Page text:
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  • Writer's pictureClaire Watt

Watt about menopause in the workplace?


woman at desk working

Menopause is a natural part of the ageing process and is experienced by most women*, usually between the ages of 45-55.

Symptoms can be both physical and psychological; they can vary significantly from person to person, and they can be extremely challenging to manage for several reasons.

Add work into the mix and things can become even tougher...

Navigating menopause symptoms at work can be tricky, as they can impact a woman’s comfort and performance. Plus, some women still feel embarrassed when talking to their colleagues or line managers about what they are experiencing.

Showing support and making even the smallest adaptations to someone’s working pattern or environment can make a world of difference.

Despite this, some employers are still not getting it right.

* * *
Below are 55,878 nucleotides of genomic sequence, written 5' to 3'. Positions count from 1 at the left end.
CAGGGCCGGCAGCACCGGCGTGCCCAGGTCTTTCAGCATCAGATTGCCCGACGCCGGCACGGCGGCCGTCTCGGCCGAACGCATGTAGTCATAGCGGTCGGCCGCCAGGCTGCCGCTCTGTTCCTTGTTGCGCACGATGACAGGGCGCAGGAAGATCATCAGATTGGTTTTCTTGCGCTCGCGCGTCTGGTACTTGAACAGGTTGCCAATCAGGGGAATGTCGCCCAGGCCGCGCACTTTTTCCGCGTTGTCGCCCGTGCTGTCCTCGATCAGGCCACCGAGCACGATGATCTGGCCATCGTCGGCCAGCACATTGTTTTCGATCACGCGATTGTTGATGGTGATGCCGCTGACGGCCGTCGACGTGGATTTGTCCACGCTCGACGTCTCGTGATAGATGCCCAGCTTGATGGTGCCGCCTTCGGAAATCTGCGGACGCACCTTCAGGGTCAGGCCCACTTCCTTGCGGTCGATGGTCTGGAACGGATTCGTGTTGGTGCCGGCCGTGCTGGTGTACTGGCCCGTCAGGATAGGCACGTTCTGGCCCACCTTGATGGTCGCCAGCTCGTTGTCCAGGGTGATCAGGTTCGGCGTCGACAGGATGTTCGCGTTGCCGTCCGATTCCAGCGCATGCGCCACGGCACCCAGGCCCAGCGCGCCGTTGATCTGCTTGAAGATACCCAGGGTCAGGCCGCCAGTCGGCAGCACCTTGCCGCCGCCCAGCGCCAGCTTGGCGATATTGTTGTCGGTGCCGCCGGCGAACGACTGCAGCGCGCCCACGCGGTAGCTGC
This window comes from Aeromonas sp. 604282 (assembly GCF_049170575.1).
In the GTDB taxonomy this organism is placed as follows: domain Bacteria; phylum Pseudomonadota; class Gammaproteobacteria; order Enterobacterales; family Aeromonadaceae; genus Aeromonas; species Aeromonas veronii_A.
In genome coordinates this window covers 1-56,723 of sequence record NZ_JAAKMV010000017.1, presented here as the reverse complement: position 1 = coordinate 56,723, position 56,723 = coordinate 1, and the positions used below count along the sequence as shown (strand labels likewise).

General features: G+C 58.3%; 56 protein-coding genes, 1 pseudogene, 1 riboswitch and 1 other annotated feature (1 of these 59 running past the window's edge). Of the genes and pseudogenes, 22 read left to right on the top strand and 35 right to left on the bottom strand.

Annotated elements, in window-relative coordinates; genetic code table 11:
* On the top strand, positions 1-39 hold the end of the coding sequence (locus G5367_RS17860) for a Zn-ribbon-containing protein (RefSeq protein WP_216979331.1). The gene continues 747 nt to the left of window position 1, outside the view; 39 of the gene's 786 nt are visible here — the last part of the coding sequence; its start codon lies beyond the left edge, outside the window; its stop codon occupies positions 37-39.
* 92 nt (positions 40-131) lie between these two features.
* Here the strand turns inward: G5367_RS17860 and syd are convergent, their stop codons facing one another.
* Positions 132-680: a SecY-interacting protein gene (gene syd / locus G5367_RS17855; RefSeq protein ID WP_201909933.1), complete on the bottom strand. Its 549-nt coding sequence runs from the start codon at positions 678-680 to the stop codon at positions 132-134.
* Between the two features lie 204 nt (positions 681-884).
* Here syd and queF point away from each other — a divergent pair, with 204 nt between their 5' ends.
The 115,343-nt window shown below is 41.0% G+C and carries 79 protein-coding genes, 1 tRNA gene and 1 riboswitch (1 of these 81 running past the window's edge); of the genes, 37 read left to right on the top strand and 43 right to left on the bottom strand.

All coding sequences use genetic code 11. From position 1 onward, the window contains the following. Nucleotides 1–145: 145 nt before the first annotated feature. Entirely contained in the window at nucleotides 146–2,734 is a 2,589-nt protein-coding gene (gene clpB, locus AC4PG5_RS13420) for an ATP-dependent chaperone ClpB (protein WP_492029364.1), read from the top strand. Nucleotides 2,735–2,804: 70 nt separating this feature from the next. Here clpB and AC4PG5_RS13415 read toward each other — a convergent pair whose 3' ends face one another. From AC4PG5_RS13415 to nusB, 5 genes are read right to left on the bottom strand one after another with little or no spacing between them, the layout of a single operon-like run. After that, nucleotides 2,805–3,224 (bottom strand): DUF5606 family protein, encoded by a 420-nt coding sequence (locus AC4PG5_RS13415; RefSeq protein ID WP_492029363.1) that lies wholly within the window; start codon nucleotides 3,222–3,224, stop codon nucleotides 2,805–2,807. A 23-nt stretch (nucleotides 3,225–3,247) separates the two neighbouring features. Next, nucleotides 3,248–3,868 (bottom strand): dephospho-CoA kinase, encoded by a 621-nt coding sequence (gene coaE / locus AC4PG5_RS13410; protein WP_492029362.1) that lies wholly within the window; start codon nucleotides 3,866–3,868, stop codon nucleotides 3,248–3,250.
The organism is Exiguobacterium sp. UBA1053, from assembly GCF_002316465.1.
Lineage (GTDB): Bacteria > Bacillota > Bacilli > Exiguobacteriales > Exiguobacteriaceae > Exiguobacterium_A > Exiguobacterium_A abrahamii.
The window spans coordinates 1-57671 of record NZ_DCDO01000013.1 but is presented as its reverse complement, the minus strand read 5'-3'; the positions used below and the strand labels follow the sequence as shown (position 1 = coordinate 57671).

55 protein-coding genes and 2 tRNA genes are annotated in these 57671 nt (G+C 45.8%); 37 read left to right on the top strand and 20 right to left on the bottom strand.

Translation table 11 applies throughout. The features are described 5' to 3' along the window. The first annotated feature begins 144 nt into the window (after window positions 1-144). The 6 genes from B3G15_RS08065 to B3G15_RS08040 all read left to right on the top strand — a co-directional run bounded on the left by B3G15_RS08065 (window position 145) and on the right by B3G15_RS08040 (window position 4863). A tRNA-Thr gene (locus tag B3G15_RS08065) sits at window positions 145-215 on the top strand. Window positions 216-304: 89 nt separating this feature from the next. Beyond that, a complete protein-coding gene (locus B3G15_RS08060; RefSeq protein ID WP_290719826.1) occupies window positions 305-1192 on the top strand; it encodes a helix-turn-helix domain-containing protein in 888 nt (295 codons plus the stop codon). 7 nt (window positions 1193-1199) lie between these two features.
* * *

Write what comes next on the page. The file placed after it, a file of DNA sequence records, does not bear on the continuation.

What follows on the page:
A recent Employment Tribunal case (Mrs M Lynskey v Direct Line Insurance) found that menopause symptoms can be considered a disability, and it may be possible to discriminate against an employee with menopause symptoms by refusing to make reasonable adjustments. This can have serious legal consequences.

In this guide, we’ll walk you through 10 essential steps to ensure your business creates an inclusive and supportive culture, your line managers are adequately trained and that you’re thinking both legally and commercially.

Now is the time to take menopause at work seriously...

*Please note that while we use the term ‘woman’ and ‘women’ in this guide, we also recognise that transgender, non-binary and intersex employees may experience menopause and require support and flexibility appropriate to their needs.


STEP 1

Create a menopause policy